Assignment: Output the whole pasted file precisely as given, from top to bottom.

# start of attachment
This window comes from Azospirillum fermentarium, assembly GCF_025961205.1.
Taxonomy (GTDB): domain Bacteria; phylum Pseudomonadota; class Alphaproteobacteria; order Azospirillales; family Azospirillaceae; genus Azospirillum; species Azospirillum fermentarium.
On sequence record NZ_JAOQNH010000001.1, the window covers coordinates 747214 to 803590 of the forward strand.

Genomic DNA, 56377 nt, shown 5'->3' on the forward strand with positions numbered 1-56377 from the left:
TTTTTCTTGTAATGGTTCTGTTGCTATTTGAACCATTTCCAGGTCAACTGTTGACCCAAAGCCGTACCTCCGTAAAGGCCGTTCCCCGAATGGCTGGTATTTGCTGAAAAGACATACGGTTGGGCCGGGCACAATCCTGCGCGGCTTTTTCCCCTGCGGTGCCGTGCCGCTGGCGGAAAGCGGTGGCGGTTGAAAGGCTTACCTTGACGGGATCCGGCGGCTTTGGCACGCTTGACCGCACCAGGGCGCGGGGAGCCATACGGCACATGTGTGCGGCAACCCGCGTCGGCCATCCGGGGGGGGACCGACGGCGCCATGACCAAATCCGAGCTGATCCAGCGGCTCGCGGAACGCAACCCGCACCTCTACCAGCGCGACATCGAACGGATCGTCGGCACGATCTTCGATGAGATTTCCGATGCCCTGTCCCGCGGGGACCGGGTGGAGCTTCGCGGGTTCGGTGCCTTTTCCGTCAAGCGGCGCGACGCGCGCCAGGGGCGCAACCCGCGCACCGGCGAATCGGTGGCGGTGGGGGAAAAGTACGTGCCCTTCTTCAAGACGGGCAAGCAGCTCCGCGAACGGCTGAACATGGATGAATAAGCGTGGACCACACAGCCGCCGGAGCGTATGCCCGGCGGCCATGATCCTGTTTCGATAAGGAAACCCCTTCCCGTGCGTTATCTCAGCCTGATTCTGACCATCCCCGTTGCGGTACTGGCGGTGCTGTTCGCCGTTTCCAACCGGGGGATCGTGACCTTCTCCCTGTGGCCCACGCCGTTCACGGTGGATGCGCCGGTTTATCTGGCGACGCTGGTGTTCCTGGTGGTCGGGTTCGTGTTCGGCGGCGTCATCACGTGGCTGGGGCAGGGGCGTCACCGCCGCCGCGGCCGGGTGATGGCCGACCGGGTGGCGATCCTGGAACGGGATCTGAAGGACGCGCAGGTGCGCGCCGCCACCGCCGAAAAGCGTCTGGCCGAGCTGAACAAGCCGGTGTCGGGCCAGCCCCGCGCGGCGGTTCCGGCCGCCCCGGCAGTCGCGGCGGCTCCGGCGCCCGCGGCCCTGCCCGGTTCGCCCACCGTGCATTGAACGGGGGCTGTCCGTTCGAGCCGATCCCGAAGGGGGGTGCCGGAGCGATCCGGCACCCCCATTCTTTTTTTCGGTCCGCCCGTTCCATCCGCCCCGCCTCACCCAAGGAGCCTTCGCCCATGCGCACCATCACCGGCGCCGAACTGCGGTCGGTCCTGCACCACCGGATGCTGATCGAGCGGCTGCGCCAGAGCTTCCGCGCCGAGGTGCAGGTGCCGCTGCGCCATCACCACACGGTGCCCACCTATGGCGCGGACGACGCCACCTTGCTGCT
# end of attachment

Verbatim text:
This window comes from Azospirillum fermentarium, assembly GCF_025961205.1.
Taxonomy (GTDB): domain Bacteria; phylum Pseudomonadota; class Alphaproteobacteria; order Azospirillales; family Azospirillaceae; genus Azospirillum; species Azospirillum fermentarium.
On sequence record NZ_JAOQNH010000001.1, the window covers coordinates 747214 to 803590 of the forward strand.

Genomic DNA, 56377 nt, shown 5'->3' on the forward strand with positions numbered 1-56377 from the left:
TTTTTCTTGTAATGGTTCTGTTGCTATTTGAACCATTTCCAGGTCAACTGTTGACCCAAAGCCGTACCTCCGTAAAGGCCGTTCCCCGAATGGCTGGTATTTGCTGAAAAGACATACGGTTGGGCCGGGCACAATCCTGCGCGGCTTTTTCCCCTGCGGTGCCGTGCCGCTGGCGGAAAGCGGTGGCGGTTGAAAGGCTTACCTTGACGGGATCCGGCGGCTTTGGCACGCTTGACCGCACCAGGGCGCGGGGAGCCATACGGCACATGTGTGCGGCAACCCGCGTCGGCCATCCGGGGGGGGACCGACGGCGCCATGACCAAATCCGAGCTGATCCAGCGGCTCGCGGAACGCAACCCGCACCTCTACCAGCGCGACATCGAACGGATCGTCGGCACGATCTTCGATGAGATTTCCGATGCCCTGTCCCGCGGGGACCGGGTGGAGCTTCGCGGGTTCGGTGCCTTTTCCGTCAAGCGGCGCGACGCGCGCCAGGGGCGCAACCCGCGCACCGGCGAATCGGTGGCGGTGGGGGAAAAGTACGTGCCCTTCTTCAAGACGGGCAAGCAGCTCCGCGAACGGCTGAACATGGATGAATAAGCGTGGACCACACAGCCGCCGGAGCGTATGCCCGGCGGCCATGATCCTGTTTCGATAAGGAAACCCCTTCCCGTGCGTTATCTCAGCCTGATTCTGACCATCCCCGTTGCGGTACTGGCGGTGCTGTTCGCCGTTTCCAACCGGGGGATCGTGACCTTCTCCCTGTGGCCCACGCCGTTCACGGTGGATGCGCCGGTTTATCTGGCGACGCTGGTGTTCCTGGTGGTCGGGTTCGTGTTCGGCGGCGTCATCACGTGGCTGGGGCAGGGGCGTCACCGCCGCCGCGGCCGGGTGATGGCCGACCGGGTGGCGATCCTGGAACGGGATCTGAAGGACGCGCAGGTGCGCGCCGCCACCGCCGAAAAGCGTCTGGCCGAGCTGAACAAGCCGGTGTCGGGCCAGCCCCGCGCGGCGGTTCCGGCCGCCCCGGCAGTCGCGGCGGCTCCGGCGCCCGCGGCCCTGCCCGGTTCGCCCACCGTGCATTGAACGGGGGCTGTCCGTTCGAGCCGATCCCGAAGGGGGGTGCCGGAGCGATCCGGCACCCCCATTCTTTTTTTCGGTCCGCCCGTTCCATCCGCCCCGCCTCACCCAAGGAGCCTTCGCCCATGCGCACCATCACCGGCGCCGAACTGCGGTCGGTCCTGCACCACCGGATGCTGATCGAGCGGCTGCGCCAGAGCTTCCGCGCCGAGGTGCAGGTGCCGCTGCGCCATCACCACACGGTGCCCACCTATGGCGCGGACGACGCCACCTTGCTGCT